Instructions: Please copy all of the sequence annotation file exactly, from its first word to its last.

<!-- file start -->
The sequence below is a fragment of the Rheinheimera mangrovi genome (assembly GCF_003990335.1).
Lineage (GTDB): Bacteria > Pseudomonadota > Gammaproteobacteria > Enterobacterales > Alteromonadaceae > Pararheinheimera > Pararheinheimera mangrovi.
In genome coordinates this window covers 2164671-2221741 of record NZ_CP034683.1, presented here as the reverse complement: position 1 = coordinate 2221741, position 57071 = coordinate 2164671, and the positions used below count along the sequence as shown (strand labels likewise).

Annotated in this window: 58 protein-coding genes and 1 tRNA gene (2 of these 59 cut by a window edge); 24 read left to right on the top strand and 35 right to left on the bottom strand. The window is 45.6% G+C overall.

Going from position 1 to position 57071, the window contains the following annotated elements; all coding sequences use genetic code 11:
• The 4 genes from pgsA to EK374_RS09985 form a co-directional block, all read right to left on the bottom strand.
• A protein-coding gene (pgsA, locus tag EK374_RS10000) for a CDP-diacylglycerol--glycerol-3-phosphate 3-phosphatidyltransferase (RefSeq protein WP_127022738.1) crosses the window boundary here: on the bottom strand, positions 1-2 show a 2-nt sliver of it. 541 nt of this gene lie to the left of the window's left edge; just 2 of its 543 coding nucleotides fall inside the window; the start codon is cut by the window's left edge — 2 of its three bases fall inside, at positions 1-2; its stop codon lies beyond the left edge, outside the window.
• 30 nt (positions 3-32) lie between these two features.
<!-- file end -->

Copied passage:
The sequence below is a fragment of the Rheinheimera mangrovi genome (assembly GCF_003990335.1).
Lineage (GTDB): Bacteria > Pseudomonadota > Gammaproteobacteria > Enterobacterales > Alteromonadaceae > Pararheinheimera > Pararheinheimera mangrovi.
In genome coordinates this window covers 2164671-2221741 of record NZ_CP034683.1, presented here as the reverse complement: position 1 = coordinate 2221741, position 57071 = coordinate 2164671, and the positions used below count along the sequence as shown (strand labels likewise).

Annotated in this window: 58 protein-coding genes and 1 tRNA gene (2 of these 59 cut by a window edge); 24 read left to right on the top strand and 35 right to left on the bottom strand. The window is 45.6% G+C overall.

Going from position 1 to position 57071, the window contains the following annotated elements; all coding sequences use genetic code 11:
• The 4 genes from pgsA to EK374_RS09985 form a co-directional block, all read right to left on the bottom strand.
• A protein-coding gene (pgsA, locus tag EK374_RS10000) for a CDP-diacylglycerol--glycerol-3-phosphate 3-phosphatidyltransferase (RefSeq protein WP_127022738.1) crosses the window boundary here: on the bottom strand, positions 1-2 show a 2-nt sliver of it. 541 nt of this gene lie to the left of the window's left edge; just 2 of its 543 coding nucleotides fall inside the window; the start codon is cut by the window's left edge — 2 of its three bases fall inside, at positions 1-2; its stop codon lies beyond the left edge, outside the window.
• 30 nt (positions 3-32) lie between these two features.